by Aaron Paquette
Last month, the outcome of the U.S. presidential election stunned the world. Donald Trump defied the odds to win a comfortable victory in the Electoral College, if not the popular vote. It was an outcome few analysts and pundits had predicted, even those in the Trump campaign. Most polls had Hillary Clinton comfortably winning, with the notable exception of the Los Angeles Times survey, with its longitudinal sample and 0-100 preference scale.
Adding to the surprise were the unlikely nature of the Trump candidacy, his unorthodox campaign style, controversial proposals, and inflammatory tone. While about a fifth of the country might have been celebrating the next day (the percentage of total Americans who voted for Trump), many of the remaining 80% were in shock, fear and mourning.
Many of these affected, 54%, are teens and college-aged Millennials. They have taken to social media to air their concerns, and some have even taken to the streets, organizing protests in cities across the country. For many, these concerns are very real and specific. Women worry about maintaining their reproductive rights established under Roe v. Wade and Obamacare.
The LGBT community worries that marriage equality and job, housing and hate-crime protections might be stripped away. “Dreamers” and others who are undocumented or have undocumented relatives worry that they could be deported and their families broken up. And many people of all backgrounds are deeply concerned about the rise of white nationalism concurrent with (and contributing to) the Trump campaign and victory.
This isn’t a column to litigate these concerns; the fact that they’re real and deeply felt among teens makes them real for brands. Companies that employ and market to teens and Millennials need to know that many of their stakeholders are hurting, in fear and coping with unprecedented uncertainty right now. Brands need to provide a forum to hear and address these concerns, and can do so as follows:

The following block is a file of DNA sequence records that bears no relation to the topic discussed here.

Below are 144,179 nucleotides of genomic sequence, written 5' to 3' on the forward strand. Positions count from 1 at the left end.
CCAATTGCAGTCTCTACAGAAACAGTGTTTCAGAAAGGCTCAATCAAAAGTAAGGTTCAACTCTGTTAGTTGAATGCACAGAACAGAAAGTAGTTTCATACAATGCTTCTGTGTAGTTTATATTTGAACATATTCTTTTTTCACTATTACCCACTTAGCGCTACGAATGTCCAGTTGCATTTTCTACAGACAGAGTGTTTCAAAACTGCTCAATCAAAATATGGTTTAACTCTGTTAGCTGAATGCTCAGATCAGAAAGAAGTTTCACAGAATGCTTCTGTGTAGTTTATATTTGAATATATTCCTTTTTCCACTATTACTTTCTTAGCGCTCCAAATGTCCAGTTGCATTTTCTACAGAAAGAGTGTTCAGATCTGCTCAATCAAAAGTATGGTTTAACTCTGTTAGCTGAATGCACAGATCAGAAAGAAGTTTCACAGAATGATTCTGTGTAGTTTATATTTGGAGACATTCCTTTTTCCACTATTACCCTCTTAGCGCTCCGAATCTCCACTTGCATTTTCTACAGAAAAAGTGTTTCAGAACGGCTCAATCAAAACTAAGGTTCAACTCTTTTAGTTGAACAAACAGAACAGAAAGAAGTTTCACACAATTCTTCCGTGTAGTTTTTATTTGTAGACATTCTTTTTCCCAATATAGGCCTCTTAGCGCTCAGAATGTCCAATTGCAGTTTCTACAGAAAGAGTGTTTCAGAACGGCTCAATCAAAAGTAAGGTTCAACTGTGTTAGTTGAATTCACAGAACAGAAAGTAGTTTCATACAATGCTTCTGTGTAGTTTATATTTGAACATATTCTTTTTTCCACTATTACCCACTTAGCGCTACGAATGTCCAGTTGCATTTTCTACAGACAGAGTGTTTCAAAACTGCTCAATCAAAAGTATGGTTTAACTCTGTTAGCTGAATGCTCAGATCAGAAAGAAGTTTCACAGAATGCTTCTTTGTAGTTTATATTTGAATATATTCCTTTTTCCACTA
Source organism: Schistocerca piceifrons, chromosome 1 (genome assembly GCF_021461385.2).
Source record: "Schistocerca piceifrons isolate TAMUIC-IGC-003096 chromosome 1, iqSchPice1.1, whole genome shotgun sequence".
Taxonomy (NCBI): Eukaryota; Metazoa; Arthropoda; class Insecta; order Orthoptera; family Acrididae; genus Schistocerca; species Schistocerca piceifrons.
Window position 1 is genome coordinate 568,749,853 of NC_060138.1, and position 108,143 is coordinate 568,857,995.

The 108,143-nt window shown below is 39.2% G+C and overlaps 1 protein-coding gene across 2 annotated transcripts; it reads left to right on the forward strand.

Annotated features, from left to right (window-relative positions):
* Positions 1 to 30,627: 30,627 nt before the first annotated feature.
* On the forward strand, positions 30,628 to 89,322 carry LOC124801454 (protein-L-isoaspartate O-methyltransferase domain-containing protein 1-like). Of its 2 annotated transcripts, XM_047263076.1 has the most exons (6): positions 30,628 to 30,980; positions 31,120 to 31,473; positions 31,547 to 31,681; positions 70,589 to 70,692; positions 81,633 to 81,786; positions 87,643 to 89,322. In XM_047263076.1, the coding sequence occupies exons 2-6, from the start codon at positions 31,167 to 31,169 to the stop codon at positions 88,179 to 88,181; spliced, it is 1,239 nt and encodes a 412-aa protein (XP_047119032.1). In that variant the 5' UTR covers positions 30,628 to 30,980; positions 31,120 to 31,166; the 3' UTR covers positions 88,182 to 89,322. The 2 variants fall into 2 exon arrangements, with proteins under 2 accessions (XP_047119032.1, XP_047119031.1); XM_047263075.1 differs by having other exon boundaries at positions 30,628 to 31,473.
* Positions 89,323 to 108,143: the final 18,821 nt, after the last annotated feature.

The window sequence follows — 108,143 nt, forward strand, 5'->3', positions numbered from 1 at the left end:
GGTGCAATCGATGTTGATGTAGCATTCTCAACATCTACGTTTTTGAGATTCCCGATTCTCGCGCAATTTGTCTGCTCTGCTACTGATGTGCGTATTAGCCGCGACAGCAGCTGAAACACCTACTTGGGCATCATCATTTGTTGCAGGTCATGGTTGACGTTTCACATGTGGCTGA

Encourage teens to vent safely in your discussion forums and social media feeds. Ask thoughtful, open-ended questions about what’s on their minds, what’s keeping them up at night and what’s concerning them. Now that 2016 is almost (mercifully) over, probe the highlights and lowlights of this year, and their fondest hopes and darkest fears of the year ahead. Listen without judgment or concerns over feasibility and practicality. Keep trolls at bay, and maintain a two-way dialogue that starts with actively listening to employees and customers.
Emphasize your inclusive employment and marketing practices. While some policies (such as immigration) are strictly under federal purview, many are not. Clearly communicate that regardless of politics or the party controlling Washington, your brand promotes a diverse and inclusive workplace, and embraces customers of all backgrounds. Programs to support equal opportunity, full representation and mentoring for women, immigrants, people of color and the LGBT community need to be strengthened, not dismantled, and will serve as not only a moral imperative for your brand, but a strategic advantage. It’s critical to both “walk the walk” and “talk the talk”; one reinforces the other.
Provide solutions wherever possible. For example, many teens might have strongly supported Democrats’ plans to make college more affordable, and might be concerned that a Trump administration won’t address this issue. Communicate your educational benefits to team members and customers, and consider expanding them, à la Starbucks’ “free college for all.” President Obama’s expanded overtime protections might be rolled back, so reassure workers that your company will maintain them, regardless of federal law. Many are concerned about Trump’s commitment to addressing climate change, so pledge to continue green practices to further reduce your brand’s carbon footprint. In an era where federal government will probably be less responsive to social concerns, brands need to assume this mantle.
We’re in unchartered territory under President-elect Trump, but now more than ever, respect, compassion and empathy need to carry the day. May these be at the heart of the holiday season, and the new year ahead.